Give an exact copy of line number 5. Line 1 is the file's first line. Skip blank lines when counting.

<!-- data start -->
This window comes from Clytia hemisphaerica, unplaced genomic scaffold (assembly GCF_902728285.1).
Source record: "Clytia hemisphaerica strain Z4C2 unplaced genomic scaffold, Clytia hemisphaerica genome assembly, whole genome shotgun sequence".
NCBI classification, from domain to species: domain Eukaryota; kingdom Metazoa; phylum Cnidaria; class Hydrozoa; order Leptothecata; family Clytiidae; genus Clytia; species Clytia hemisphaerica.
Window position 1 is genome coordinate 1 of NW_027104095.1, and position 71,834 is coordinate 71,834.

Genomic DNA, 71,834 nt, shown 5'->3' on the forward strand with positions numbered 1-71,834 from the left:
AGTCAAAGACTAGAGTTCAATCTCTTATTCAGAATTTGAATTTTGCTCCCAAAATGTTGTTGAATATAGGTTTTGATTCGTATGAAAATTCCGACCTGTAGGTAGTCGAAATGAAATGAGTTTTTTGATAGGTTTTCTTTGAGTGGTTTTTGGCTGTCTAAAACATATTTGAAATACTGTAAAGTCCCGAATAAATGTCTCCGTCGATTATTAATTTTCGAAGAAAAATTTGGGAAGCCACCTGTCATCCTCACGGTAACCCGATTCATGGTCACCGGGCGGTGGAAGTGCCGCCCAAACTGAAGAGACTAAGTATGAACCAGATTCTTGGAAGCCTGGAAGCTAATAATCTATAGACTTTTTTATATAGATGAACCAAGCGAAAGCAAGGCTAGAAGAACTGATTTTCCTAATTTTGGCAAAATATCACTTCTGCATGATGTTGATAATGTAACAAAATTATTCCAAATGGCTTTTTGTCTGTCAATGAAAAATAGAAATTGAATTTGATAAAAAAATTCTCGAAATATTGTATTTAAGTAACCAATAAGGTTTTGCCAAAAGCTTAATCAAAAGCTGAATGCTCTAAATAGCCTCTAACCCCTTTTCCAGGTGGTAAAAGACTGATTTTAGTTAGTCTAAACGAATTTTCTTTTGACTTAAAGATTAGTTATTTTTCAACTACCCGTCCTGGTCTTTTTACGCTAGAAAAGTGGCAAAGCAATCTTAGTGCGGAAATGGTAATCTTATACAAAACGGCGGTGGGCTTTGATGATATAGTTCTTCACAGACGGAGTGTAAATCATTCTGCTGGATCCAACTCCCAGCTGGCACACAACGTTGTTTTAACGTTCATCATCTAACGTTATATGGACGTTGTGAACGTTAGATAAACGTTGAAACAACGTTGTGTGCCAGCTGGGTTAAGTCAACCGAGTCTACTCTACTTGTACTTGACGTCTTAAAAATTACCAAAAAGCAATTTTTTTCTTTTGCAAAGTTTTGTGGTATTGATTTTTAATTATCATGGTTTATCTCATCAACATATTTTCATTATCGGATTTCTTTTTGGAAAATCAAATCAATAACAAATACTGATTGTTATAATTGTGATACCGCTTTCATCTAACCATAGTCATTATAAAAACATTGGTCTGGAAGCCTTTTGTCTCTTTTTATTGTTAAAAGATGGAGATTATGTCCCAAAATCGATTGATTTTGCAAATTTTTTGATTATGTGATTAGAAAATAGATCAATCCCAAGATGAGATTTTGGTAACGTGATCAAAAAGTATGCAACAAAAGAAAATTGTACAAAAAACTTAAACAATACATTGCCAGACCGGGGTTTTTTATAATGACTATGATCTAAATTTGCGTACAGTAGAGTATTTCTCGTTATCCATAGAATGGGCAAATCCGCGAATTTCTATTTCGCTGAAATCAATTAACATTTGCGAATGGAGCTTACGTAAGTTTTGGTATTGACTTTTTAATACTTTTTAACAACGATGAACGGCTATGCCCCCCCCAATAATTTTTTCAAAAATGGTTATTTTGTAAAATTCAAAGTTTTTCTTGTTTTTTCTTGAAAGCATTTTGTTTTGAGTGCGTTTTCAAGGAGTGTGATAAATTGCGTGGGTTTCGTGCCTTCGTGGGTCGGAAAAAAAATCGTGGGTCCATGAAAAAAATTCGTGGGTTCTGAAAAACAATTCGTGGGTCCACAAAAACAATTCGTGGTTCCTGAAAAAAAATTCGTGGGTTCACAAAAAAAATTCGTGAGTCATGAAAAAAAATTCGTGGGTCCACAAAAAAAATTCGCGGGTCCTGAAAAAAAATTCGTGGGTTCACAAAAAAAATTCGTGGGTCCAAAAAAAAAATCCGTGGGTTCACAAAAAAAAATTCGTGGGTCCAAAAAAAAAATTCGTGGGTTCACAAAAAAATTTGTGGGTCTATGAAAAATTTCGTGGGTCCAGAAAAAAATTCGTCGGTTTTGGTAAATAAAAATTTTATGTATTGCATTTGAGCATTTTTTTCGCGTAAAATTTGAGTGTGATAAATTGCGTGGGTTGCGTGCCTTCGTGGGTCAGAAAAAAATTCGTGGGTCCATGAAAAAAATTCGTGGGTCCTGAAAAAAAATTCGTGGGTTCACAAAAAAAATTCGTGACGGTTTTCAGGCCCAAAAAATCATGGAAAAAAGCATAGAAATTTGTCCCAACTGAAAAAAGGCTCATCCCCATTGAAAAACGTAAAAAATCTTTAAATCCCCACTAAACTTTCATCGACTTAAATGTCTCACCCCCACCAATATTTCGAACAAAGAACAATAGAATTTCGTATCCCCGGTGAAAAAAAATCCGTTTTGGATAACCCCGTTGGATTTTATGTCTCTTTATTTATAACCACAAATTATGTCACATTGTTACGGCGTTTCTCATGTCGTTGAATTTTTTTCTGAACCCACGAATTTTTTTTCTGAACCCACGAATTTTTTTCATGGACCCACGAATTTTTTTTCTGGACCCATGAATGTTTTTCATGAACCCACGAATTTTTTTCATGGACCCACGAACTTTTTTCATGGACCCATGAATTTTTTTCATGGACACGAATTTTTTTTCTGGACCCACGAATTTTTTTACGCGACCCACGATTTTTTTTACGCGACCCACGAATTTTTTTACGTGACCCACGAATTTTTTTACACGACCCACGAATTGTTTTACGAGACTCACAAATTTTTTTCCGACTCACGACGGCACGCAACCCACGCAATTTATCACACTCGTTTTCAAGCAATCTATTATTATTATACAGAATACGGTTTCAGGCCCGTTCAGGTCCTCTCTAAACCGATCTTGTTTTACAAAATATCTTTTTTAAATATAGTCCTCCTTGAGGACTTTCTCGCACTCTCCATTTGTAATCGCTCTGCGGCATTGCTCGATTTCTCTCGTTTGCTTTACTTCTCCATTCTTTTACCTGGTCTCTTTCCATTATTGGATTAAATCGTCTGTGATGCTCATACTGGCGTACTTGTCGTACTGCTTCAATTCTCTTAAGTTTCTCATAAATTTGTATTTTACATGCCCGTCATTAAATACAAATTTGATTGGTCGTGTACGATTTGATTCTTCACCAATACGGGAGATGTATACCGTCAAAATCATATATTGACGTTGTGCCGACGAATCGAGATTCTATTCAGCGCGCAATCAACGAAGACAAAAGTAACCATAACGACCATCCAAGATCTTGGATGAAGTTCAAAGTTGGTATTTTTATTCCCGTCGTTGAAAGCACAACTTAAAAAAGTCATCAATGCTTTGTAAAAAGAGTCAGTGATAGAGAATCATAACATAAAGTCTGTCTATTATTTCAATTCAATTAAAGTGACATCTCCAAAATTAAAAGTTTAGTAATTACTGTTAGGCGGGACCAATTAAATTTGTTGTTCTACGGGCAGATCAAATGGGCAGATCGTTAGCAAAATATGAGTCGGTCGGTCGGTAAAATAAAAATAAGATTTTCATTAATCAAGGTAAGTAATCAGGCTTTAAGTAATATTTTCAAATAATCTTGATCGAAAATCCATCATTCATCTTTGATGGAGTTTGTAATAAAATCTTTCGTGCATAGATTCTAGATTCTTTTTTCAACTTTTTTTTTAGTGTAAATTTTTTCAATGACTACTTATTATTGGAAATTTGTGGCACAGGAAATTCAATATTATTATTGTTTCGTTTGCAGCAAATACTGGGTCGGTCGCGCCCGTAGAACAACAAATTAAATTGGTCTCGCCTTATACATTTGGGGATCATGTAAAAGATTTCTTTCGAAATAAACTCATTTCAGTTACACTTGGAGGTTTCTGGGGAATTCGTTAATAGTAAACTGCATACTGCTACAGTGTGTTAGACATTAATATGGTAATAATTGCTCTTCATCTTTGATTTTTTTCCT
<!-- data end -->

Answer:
Genomic DNA, 71,834 nt, shown 5'->3' on the forward strand with positions numbered 1-71,834 from the left: